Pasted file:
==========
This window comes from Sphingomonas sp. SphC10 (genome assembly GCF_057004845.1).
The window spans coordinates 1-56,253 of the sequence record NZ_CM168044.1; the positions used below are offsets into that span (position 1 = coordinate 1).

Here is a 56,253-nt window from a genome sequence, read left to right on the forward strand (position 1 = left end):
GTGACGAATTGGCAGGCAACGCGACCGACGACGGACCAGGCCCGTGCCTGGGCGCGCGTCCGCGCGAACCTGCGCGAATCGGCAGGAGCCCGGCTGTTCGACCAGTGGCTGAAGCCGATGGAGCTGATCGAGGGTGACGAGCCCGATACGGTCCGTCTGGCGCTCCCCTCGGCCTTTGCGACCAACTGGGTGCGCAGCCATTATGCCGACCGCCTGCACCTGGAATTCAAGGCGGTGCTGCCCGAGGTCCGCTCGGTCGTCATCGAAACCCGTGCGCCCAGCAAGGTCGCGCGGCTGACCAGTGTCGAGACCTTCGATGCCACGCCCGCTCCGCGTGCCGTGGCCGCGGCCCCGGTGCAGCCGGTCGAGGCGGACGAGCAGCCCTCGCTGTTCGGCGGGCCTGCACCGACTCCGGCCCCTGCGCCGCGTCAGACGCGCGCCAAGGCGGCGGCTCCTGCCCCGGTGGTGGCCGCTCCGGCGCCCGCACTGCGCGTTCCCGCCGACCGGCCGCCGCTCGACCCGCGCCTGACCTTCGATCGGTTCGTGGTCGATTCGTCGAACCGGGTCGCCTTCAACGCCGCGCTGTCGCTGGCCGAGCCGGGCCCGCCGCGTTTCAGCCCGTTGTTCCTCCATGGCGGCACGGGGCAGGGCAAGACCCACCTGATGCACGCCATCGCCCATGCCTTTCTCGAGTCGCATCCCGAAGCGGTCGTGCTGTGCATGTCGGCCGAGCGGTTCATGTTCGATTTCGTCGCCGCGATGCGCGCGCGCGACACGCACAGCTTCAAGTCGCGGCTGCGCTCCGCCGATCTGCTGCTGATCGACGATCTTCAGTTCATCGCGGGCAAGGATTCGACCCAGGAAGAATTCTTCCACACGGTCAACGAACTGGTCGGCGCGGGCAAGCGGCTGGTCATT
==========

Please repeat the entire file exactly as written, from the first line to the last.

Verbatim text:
This window comes from Sphingomonas sp. SphC10 (genome assembly GCF_057004845.1).
The window spans coordinates 1-56,253 of the sequence record NZ_CM168044.1; the positions used below are offsets into that span (position 1 = coordinate 1).

Here is a 56,253-nt window from a genome sequence, read left to right on the forward strand (position 1 = left end):
GTGACGAATTGGCAGGCAACGCGACCGACGACGGACCAGGCCCGTGCCTGGGCGCGCGTCCGCGCGAACCTGCGCGAATCGGCAGGAGCCCGGCTGTTCGACCAGTGGCTGAAGCCGATGGAGCTGATCGAGGGTGACGAGCCCGATACGGTCCGTCTGGCGCTCCCCTCGGCCTTTGCGACCAACTGGGTGCGCAGCCATTATGCCGACCGCCTGCACCTGGAATTCAAGGCGGTGCTGCCCGAGGTCCGCTCGGTCGTCATCGAAACCCGTGCGCCCAGCAAGGTCGCGCGGCTGACCAGTGTCGAGACCTTCGATGCCACGCCCGCTCCGCGTGCCGTGGCCGCGGCCCCGGTGCAGCCGGTCGAGGCGGACGAGCAGCCCTCGCTGTTCGGCGGGCCTGCACCGACTCCGGCCCCTGCGCCGCGTCAGACGCGCGCCAAGGCGGCGGCTCCTGCCCCGGTGGTGGCCGCTCCGGCGCCCGCACTGCGCGTTCCCGCCGACCGGCCGCCGCTCGACCCGCGCCTGACCTTCGATCGGTTCGTGGTCGATTCGTCGAACCGGGTCGCCTTCAACGCCGCGCTGTCGCTGGCCGAGCCGGGCCCGCCGCGTTTCAGCCCGTTGTTCCTCCATGGCGGCACGGGGCAGGGCAAGACCCACCTGATGCACGCCATCGCCCATGCCTTTCTCGAGTCGCATCCCGAAGCGGTCGTGCTGTGCATGTCGGCCGAGCGGTTCATGTTCGATTTCGTCGCCGCGATGCGCGCGCGCGACACGCACAGCTTCAAGTCGCGGCTGCGCTCCGCCGATCTGCTGCTGATCGACGATCTTCAGTTCATCGCGGGCAAGGATTCGACCCAGGAAGAATTCTTCCACACGGTCAACGAACTGGTCGGCGCGGGCAAGCGGCTGGTCATT